________________ CM . . . . Volume XVIII Number 5. . . .September 30, 2011


Spice Kapita, That Dancin' Guy.

Lp Camozzi. Illustrated by Marielle Lorraine Camozzi.
Montreal, PQ: Lp Creative, 2011.
36 pp., hardcover, $19.99.
ISBN 978-0-9737367-1-7.

Kindergarten-grade 2 / Ages 5-7.

Review by Linda Ludke.

*1/2 /4



Say hello to
Spice Kapita -
Born to dance,
A world-beater.

Began to dance
When barely one,
In the doorway
Where he swung.

His baby jumps
Were right in tune
When Daddy's music
Filled the room.


Spice Kapita was born to dance. As a baby, he boogied in his Jolly Jumper, and, as a child, he danced on school desks. Dreaming of fame, he longed to "bring the world/To his stage door." A magical dance step machine helps him achieve his goals. For the price of 2 cents, this game transports Spice around the world and allows him to explore different dance styles and cultures. In quick succession, he travels to Russia, Spain, Turkey, Tanzania, Argentina, Brazil, Hawaii, and Japan before heading back to Canada. Along the way, he is schooled in the art of nine dances, including the tango, hula and capoeira. When his dance step machine journey is over, he returns home "a man." He stops into a ballet school, and everyone is impressed with his knowledge of "the world dance score", and he soon becomes a ballet star.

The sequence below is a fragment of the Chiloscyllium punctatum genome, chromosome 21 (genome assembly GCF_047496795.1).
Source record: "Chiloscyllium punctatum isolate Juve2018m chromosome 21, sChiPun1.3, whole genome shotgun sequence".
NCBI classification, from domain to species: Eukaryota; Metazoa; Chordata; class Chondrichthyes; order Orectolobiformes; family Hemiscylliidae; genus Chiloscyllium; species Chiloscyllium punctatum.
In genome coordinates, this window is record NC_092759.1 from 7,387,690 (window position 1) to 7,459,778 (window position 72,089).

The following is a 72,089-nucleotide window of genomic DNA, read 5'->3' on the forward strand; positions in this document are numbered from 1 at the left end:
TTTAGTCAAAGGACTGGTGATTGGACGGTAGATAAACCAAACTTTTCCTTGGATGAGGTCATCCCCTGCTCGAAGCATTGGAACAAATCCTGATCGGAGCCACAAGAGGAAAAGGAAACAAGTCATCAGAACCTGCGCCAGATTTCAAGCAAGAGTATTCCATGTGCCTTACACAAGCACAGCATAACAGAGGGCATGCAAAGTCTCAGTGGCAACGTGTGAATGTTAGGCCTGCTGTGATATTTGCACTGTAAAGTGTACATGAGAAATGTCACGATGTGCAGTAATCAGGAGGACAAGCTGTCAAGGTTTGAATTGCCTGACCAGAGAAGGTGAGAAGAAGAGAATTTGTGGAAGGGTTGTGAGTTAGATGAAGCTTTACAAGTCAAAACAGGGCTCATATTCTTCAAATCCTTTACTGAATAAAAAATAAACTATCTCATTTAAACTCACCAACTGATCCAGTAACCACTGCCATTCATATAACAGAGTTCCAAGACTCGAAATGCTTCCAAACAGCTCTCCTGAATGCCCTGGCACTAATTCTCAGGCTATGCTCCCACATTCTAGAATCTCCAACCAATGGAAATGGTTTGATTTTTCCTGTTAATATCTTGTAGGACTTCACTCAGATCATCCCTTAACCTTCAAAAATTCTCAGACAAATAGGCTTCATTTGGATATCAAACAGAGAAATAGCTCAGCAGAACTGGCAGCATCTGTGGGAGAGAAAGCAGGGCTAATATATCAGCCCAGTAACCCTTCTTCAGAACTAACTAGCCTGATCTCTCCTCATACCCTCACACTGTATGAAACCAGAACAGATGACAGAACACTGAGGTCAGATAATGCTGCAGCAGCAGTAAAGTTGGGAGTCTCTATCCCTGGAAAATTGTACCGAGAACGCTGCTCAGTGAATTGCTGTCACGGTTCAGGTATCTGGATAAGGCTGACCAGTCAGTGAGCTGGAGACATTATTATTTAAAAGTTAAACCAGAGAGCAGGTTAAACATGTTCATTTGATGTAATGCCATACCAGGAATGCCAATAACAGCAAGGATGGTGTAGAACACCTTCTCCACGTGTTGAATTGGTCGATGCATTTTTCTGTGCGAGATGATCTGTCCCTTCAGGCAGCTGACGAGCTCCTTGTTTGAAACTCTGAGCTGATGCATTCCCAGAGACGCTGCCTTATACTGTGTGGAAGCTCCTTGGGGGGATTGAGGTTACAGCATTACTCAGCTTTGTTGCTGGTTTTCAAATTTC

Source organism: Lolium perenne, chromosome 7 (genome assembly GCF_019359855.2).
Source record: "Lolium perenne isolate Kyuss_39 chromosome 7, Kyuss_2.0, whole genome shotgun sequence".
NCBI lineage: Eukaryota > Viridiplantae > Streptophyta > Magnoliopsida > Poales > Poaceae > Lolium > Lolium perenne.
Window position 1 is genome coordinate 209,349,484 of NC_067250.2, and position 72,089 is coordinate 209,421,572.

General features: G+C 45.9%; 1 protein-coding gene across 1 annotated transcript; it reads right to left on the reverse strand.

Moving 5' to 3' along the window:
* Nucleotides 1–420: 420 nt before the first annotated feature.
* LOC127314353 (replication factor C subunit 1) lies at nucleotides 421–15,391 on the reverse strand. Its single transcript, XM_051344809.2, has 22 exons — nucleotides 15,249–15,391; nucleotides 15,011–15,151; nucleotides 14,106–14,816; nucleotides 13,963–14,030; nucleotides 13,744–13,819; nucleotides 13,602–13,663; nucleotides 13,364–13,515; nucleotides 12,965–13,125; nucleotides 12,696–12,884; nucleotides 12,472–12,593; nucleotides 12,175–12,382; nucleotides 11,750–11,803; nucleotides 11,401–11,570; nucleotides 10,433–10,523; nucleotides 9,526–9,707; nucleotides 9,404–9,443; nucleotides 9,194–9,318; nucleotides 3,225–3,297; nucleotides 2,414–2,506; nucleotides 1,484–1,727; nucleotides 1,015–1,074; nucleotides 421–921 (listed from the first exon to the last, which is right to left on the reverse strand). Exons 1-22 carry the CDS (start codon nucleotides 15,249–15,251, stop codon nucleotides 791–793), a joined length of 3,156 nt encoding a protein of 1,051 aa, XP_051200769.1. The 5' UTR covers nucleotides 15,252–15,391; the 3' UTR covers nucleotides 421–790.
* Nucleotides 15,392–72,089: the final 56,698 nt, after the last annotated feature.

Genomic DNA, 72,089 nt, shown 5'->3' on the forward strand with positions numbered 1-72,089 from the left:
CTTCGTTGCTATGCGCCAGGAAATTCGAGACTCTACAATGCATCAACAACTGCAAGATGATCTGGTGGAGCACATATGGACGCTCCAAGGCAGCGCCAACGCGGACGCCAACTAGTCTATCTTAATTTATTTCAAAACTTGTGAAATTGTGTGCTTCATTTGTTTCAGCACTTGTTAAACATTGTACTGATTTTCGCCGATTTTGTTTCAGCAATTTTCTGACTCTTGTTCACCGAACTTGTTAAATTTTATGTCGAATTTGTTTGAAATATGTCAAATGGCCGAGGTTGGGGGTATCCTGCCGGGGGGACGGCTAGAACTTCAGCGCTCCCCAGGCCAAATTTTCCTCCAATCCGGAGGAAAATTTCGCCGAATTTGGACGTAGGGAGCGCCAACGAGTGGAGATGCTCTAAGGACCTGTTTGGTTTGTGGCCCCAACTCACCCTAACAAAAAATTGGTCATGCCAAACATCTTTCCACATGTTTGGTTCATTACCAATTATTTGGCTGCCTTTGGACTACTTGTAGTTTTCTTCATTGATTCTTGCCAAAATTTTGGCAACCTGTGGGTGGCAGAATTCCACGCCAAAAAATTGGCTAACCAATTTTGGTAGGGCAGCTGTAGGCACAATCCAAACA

internal art     Camozzi's pencil crayon and watercolour illustrations are bold and colourful. The style of art complements the style of dance described: the Japanese kabuki scene features delicate lines and cherry blossom trees; the flamenco scene has deep red tones and sultry shadows; the whirling dervish scene has lots of movement and a busy, geometrically designed background.

      The story is told in rhyming verses and has a bouncy rhythm. Unfortunately, there are several awkward rhymes, such as: "No more inclined/For dance combat,/ Hot tropic beach/ Spice soon was at"; "More like theatre,/ This strange play dance,/Where men do wear /The women's pants"; "Round and round/ These Turkish spin,/Emptying their hearts/Of every whim."

      The page design also has some problematic features. The text is hard to read because it appears in all upper case letters. The loose font style makes the letter "G" look like the number "6."

      Readers might wonder where Spice's love for ballet came from and what he liked more about ballet than the other dances he tried. At the end of the story, it is noted, "He's still the same since he began./Except that Spice is now a man." I was hoping to see some more development. While we know Spice loves to dance, we don't get to know much more about him. The world dance theme is very intriguing, but the text and characterization needs a bit more work.

Not recommended.

Linda Ludke is a librarian in London, ON.

To comment on this title or this review, send mail to cm@umanitoba.ca.

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